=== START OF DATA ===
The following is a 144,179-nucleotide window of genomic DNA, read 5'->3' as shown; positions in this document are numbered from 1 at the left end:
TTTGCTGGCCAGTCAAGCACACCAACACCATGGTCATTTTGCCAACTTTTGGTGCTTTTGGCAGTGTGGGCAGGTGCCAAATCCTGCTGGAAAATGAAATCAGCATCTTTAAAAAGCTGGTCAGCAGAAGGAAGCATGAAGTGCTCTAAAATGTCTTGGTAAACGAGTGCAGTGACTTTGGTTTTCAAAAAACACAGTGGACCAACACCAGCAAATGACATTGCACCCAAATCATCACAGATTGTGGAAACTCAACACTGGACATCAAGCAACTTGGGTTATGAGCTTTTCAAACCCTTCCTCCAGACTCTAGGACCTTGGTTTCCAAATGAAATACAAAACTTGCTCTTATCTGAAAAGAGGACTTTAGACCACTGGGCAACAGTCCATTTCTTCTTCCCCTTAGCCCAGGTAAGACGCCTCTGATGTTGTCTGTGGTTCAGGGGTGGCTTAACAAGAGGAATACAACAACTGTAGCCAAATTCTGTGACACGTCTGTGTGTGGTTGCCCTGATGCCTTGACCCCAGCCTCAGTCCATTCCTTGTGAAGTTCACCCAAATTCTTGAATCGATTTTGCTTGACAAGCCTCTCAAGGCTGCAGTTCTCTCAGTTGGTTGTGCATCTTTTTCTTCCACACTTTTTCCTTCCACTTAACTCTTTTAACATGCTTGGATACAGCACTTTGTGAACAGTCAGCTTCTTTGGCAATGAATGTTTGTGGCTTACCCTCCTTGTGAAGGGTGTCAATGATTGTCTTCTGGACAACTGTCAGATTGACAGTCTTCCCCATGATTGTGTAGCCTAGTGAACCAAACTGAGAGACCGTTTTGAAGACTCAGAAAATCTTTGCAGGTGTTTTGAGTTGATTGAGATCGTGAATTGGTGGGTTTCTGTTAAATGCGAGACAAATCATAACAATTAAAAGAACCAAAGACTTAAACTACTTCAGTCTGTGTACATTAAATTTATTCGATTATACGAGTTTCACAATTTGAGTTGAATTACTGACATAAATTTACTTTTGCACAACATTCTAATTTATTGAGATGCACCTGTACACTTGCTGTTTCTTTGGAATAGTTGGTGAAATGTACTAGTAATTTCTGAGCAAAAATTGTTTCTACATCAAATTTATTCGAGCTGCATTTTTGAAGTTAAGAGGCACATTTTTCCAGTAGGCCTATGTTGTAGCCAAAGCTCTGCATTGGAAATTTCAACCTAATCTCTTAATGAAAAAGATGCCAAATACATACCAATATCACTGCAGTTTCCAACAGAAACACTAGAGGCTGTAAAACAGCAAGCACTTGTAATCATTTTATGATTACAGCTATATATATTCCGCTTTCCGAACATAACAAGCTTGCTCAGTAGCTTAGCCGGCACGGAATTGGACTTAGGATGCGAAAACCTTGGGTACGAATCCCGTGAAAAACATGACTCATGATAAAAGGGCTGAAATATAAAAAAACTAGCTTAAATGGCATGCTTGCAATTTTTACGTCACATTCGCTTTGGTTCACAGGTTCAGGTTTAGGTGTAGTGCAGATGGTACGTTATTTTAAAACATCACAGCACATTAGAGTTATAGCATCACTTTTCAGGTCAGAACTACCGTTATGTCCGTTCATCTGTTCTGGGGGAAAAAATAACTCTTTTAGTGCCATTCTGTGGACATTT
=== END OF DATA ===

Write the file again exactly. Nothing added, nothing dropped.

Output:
The following is a 144,179-nucleotide window of genomic DNA, read 5'->3' as shown; positions in this document are numbered from 1 at the left end:
TTTGCTGGCCAGTCAAGCACACCAACACCATGGTCATTTTGCCAACTTTTGGTGCTTTTGGCAGTGTGGGCAGGTGCCAAATCCTGCTGGAAAATGAAATCAGCATCTTTAAAAAGCTGGTCAGCAGAAGGAAGCATGAAGTGCTCTAAAATGTCTTGGTAAACGAGTGCAGTGACTTTGGTTTTCAAAAAACACAGTGGACCAACACCAGCAAATGACATTGCACCCAAATCATCACAGATTGTGGAAACTCAACACTGGACATCAAGCAACTTGGGTTATGAGCTTTTCAAACCCTTCCTCCAGACTCTAGGACCTTGGTTTCCAAATGAAATACAAAACTTGCTCTTATCTGAAAAGAGGACTTTAGACCACTGGGCAACAGTCCATTTCTTCTTCCCCTTAGCCCAGGTAAGACGCCTCTGATGTTGTCTGTGGTTCAGGGGTGGCTTAACAAGAGGAATACAACAACTGTAGCCAAATTCTGTGACACGTCTGTGTGTGGTTGCCCTGATGCCTTGACCCCAGCCTCAGTCCATTCCTTGTGAAGTTCACCCAAATTCTTGAATCGATTTTGCTTGACAAGCCTCTCAAGGCTGCAGTTCTCTCAGTTGGTTGTGCATCTTTTTCTTCCACACTTTTTCCTTCCACTTAACTCTTTTAACATGCTTGGATACAGCACTTTGTGAACAGTCAGCTTCTTTGGCAATGAATGTTTGTGGCTTACCCTCCTTGTGAAGGGTGTCAATGATTGTCTTCTGGACAACTGTCAGATTGACAGTCTTCCCCATGATTGTGTAGCCTAGTGAACCAAACTGAGAGACCGTTTTGAAGACTCAGAAAATCTTTGCAGGTGTTTTGAGTTGATTGAGATCGTGAATTGGTGGGTTTCTGTTAAATGCGAGACAAATCATAACAATTAAAAGAACCAAAGACTTAAACTACTTCAGTCTGTGTACATTAAATTTATTCGATTATACGAGTTTCACAATTTGAGTTGAATTACTGACATAAATTTACTTTTGCACAACATTCTAATTTATTGAGATGCACCTGTACACTTGCTGTTTCTTTGGAATAGTTGGTGAAATGTACTAGTAATTTCTGAGCAAAAATTGTTTCTACATCAAATTTATTCGAGCTGCATTTTTGAAGTTAAGAGGCACATTTTTCCAGTAGGCCTATGTTGTAGCCAAAGCTCTGCATTGGAAATTTCAACCTAATCTCTTAATGAAAAAGATGCCAAATACATACCAATATCACTGCAGTTTCCAACAGAAACACTAGAGGCTGTAAAACAGCAAGCACTTGTAATCATTTTATGATTACAGCTATATATATTCCGCTTTCCGAACATAACAAGCTTGCTCAGTAGCTTAGCCGGCACGGAATTGGACTTAGGATGCGAAAACCTTGGGTACGAATCCCGTGAAAAACATGACTCATGATAAAAGGGCTGAAATATAAAAAAACTAGCTTAAATGGCATGCTTGCAATTTTTACGTCACATTCGCTTTGGTTCACAGGTTCAGGTTTAGGTGTAGTGCAGATGGTACGTTATTTTAAAACATCACAGCACATTAGAGTTATAGCATCACTTTTCAGGTCAGAACTACCGTTATGTCCGTTCATCTGTTCTGGGGGAAAAAATAACTCTTTTAGTGCCATTCTGTGGACATTT